Floyd has been criticized for quite some time for being too much of a defensive fighter and running too much. Hit and not be hit, is what they say his motto is and in the past he has earned every bit of that reputation, but to the surprise of many, Floyd decided to flip the script Saturday night. For starters, he came out fighting in an offensive posture. Generally Floyd starts off with his weight on his back foot for several reasons. 1. It gives him a few rounds to test and feel his opponent out and see what he is working with. 2. With his weight on his back foot he is able to create more distance between him and his opponent, thus making him harder to hit. In this fight against Canelo, Floyd immediately came out fighting forward and being the aggressor. Part of this strategy was due to the fact that Floyds trainer, Floyd Mayweather Sr. probably knew that Canelo would come out in a defensive frame of mind. I found this strategy, while somewhat an obvious thing to do, also brilliant.

Sr. knew that his son’s hand speed was greater than that of his opponent, which became evident about two minutes into the first round, so why not start racking up points early, especially since points is what was going to lead him to victory anyway. Once I saw that Floyd was offensive minded early on, I knew we were in for a real treat. The Force had told me early on in the week that we have yet to see all of Floyd’s tools. At the end of the first round, my premonition had been confirmed.

Floyd was better suited for this offensive style even more so than what I thought. He showed that he has a better chin than what most people thought and keep in mind we thought that he did have a good one to begin with. Canelo hit Floyd with many shots that I thought would have an effect on Floyd, but nope, the guy just kept on coming. It seemed like he was never hurt once and if he was hurt, then he should think about playing poker for a living after he retires, because his face and body language did not show that to be the case.

Many of the commentators and analysts mentioned how Floyd’s legs were just not the same and that in his previous fight against Roberto Guerrero, his legs did not seem that fresh. Well that may have been the case, but late into the rounds, Floyd was bouncing around the ring like he was younger than Canelo. His footwork from rounds 1 – 12 was excellent and the man simply did not look 36 in the ring. To the casual observer this may not look like anything special, but believe me, there is an art to “running” in the ring. Not that I think that Floyd runs, but if you would like to make an argument for him doing so, then that in itself is quite difficult the way he does it. I think it says a lot when a man that has beaten 42 other professional fighters says that he “simply could not find him, he is elusive.” I mean it would stand to reason that Canelo has faced other fighters with pretty good defensive skills right?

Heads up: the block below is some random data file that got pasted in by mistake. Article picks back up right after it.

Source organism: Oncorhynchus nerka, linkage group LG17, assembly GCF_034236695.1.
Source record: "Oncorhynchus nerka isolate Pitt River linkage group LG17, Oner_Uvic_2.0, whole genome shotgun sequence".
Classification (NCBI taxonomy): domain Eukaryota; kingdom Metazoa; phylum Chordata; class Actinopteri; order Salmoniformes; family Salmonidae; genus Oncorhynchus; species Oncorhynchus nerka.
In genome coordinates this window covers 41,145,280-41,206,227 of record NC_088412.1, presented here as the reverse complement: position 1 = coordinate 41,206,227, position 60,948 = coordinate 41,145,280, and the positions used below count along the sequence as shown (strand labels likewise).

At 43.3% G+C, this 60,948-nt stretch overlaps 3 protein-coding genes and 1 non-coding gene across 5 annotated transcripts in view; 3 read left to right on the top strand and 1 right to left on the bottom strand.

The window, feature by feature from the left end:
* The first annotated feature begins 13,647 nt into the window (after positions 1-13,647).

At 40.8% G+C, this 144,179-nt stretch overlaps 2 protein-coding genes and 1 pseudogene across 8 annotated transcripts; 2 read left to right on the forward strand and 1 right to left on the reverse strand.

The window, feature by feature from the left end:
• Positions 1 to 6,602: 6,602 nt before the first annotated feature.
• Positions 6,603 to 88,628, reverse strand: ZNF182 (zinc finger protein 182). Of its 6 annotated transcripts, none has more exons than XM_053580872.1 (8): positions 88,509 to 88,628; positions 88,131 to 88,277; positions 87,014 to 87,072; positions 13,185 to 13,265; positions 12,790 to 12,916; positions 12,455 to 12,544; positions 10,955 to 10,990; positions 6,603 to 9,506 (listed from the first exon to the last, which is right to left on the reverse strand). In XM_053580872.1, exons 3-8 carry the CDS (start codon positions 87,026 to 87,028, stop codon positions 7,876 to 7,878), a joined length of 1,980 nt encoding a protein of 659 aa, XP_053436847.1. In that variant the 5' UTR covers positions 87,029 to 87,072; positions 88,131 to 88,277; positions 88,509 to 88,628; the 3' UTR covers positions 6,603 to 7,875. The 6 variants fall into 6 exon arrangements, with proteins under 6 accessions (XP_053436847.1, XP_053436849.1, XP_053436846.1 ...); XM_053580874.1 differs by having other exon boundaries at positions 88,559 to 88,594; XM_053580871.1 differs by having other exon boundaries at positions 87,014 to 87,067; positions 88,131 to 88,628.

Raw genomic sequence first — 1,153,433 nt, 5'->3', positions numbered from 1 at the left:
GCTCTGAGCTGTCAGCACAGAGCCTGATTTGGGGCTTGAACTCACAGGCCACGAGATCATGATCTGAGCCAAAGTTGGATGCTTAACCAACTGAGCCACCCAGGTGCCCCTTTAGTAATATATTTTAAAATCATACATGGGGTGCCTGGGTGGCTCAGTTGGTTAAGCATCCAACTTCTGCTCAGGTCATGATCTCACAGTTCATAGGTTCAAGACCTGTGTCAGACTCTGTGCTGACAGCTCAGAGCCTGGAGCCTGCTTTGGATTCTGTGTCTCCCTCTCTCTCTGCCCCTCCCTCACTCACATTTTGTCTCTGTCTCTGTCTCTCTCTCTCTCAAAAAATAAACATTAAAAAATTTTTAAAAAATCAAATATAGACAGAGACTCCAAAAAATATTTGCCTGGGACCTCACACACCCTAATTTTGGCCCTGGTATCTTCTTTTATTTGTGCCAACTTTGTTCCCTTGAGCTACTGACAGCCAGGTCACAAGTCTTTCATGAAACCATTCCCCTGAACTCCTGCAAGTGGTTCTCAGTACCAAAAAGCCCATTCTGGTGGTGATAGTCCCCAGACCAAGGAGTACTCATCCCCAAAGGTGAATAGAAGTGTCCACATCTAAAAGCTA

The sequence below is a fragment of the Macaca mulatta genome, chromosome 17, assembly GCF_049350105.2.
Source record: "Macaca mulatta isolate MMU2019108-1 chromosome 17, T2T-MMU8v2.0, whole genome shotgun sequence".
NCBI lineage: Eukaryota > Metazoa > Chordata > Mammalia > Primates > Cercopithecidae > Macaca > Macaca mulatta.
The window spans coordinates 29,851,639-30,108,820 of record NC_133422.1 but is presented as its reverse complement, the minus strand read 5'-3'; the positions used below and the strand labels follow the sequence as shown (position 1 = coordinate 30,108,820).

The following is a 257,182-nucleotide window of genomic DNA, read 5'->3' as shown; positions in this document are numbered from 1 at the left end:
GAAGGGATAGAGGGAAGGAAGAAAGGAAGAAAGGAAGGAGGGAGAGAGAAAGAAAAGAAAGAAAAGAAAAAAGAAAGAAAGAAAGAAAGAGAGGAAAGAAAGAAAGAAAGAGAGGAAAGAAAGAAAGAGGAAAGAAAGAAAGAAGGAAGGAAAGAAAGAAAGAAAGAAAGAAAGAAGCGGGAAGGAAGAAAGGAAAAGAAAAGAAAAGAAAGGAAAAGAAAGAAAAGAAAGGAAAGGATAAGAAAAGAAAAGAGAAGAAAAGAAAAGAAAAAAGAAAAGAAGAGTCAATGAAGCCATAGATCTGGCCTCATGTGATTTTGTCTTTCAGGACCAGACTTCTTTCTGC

Let’s go back to hand speed for a moment. We all know the saying, “speed kills,” and “there is no substitute for speed.” In boxing this is true and not true at same time. One can have superior speed over his opponent, but if that is the only attribute that he has, any halfway skilled, seasoned fighter will adjust and find a way around a one trick pony. But since Floyd is a multi-trick pony, speed was his icing on the cake, to which Canelo simply had no answer. Multiple combinations reached Canelo’s face, by the time he realized what was going on, which began to frustrate the young fighter in the later rounds.

So often you hear a losing fighter state in his post-fight interview that they did not listen to their corner and it was a direct reason for them losing the fight. I noticed that Floyd took directions from his father and directly applied it, the result…another W. All of these things are the little aspects and variables that contribute to a boxer being victorious.

In closing, one thing that should be obvious to all fighters, but does not seem to be, is the fact that Floyd is always in your head. He climbs in your head the moment the contract is signed and stays there until he is given the decision. If I was a trainer preparing a fighter to go in against Floyd, I would require him not to watch All Access or 24/7. This man starts playing his opponents from the start and many just don’t see it coming. This is really too bad, because if so, Floyd possibly many not have an 0 at the end of his record, i.e. Oscar De La Hoya and Victor Ortiz.

I saw the fact that Canelo was frustrated and he even said so during his interview at the end of the match. This is the kiss of death when fighting Mayweather. You must be in your right mind and have full control of your faculties at all times when you’re his opposition, because you can bet for damn sure that he is. I learned this lesson when he fought Victor Ortiz. It was then that my level of respect for this man’s head game went up several notches. I always  knew that he was sharp, but that fight taught me that he really uses his brain a lot more than what people even realize that he does. The odd thing about that statement is that he is already given a considerable amount of credit for the mental aspect of his game.

The Twitter feeds were on fire during and after the fight, so much so that I could barely keep up. The one general consensus was that he is simply the best in this era and that he will most likely retire undefeated. Most likely at 49 and 0 when his Showtime contract is up, or Floyd being Floyd, making it an even 50 and 0.

Boxing loves to have the ultimate debate of who is the best of all time? Most experts give that to Joe Luis. There is also the ever looming question of who is pound for pound greatest of the time and ever? These debates will never have a concrete answer, but associations are always a nice substitute. Basketball has Jordan, Hockey has Gretsky, Acting has Denzel, Soccer has Pele, Tennis has the Williams Sisters, Painting has Picasso and now Boxing has Floyd Mayweather – Long Live Boxing!

Brian J. Murphy

Body Shot Boxing Blog